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Spring statement promises some relief for retailers and consumers, but not right now

Sunak: has he done enough to save retail?

Cuts to National Insurance, a promised reduction in income tax and cuts to fuel duty all go some way to encourage consumer spending, but the much-anticipated Spring Statement from the UK government doesn’t offer much for retailers to get excited about.

As Chancellor Rishi Sunak faces a growing cost of living crisis in the UK, the government has been forced to reduce taxes and remove planned increases in other levies to try and give shoppers more money to spend. The Chancellor also faces the prospect of having to make it easier and cheaper for businesses to run, especially SMBs.

What has changed?

Fuel duty cuts: Businesses will be relieved that the Chancellor has cut VAT on fuel by 5p. That means it’s around £3.30 cheaper to fill up a typical petrol vehicle with a 55-litre tank. That soon mounts up when it comes to business mileage. This puts some more money in the pockets of consumers, however, businesses are reportedly paying 40% more for diesel than last year and still face significantly increased transport costs.

Business rate reductions: Britain’s business rates pre-Covid raised £25bn a year for the Chancellor’s coffers and were the highest in Europe. Today, Sunak announced 50% business rates relief for eligible retail, hospitality and leisure properties, worth £1.7bn for small businesses. SME retailers still face an eventual return to full rates, however. That’s a threat hanging like the sword of Damocles above them.

Employers’ National Insurance Contributions: Most employers and employees will still each have to pay an extra 1.25% in tax. Businesses fear the increased National Insurance Contribution could stifle future job opportunities and create more unemployment. Today, the Chancellor did announce National Insurance starting thresholds will rise to £12,570 from July, which will be of benefit for lower earners, but do little to help the overall situation.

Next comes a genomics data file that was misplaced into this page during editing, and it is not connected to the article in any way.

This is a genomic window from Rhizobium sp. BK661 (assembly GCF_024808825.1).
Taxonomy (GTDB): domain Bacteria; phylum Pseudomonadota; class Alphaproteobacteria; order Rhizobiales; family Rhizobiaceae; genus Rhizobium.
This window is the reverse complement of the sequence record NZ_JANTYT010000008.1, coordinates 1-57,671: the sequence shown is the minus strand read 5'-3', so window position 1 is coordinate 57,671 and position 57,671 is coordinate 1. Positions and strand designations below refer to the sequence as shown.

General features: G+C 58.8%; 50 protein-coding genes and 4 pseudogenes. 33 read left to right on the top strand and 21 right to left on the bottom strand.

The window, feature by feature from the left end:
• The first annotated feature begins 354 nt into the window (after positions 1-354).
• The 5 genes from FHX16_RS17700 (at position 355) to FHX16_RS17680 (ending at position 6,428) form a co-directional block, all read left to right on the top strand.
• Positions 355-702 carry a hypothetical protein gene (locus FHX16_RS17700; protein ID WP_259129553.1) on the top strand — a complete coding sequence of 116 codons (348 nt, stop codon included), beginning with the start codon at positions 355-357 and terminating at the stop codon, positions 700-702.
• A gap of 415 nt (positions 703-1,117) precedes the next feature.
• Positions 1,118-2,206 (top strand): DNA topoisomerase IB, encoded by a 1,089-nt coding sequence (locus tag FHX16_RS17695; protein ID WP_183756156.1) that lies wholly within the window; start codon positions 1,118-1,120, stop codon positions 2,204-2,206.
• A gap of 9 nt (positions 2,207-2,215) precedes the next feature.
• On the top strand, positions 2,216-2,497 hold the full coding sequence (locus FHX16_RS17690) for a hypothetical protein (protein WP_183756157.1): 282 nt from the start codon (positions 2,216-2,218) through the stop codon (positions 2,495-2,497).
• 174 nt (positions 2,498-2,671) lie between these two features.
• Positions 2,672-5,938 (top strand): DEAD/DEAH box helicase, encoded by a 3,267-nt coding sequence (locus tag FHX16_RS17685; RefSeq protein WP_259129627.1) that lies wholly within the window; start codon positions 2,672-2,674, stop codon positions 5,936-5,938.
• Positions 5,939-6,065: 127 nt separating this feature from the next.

Employment Allowance: Employment Allowance, which gives relief to smaller businesses’ National Insurance payments, will increase to £5,000. That is a tax cut worth up to £1,000 for half a million small businesses.

And what hasn’t

VAT rise: Businesses had hoped to hear the Chancellor announce he would delay VAT’s planned return to 20% in April from 12.5%. That didn’t happen. That presumably means the rise will go ahead as planned. A VAT rise will slash demand for products as consumers reduce spending, and it’s also an extra burden for small businesses to keep changing VAT rates on their billing systems.

Energy bill cap: Businesses were desperately hoping for a cap to their energy bills, similar to the cap consumers currently benefit from. They will be extremely disappointed that this has not happened. Some businesses are reporting electricity prices 250% up on last year, and that’s unsustainable for many manufacturers.

What does the industry think?

Responding to the Chancellor’s Spring Statement, Helen Dickinson, Chief Executive of the British Retail Consortium, said: “Last week, we wrote to the Government to call for reform to the Apprenticeship Levy. By improving the flexibility of the way Apprenticeship Levy funds are spent, the government could help create thousands of new retail apprenticeships. We are heartened to hear that the Chancellor has heard our concerns and is set to examine whether the Levy could be improved, to allow businesses to invest in the right training. We urge him to introduce measures which allow high-quality short courses in functional skills, allow Levy funds to cover associated training costs, and allow a wider range of courses to be supported.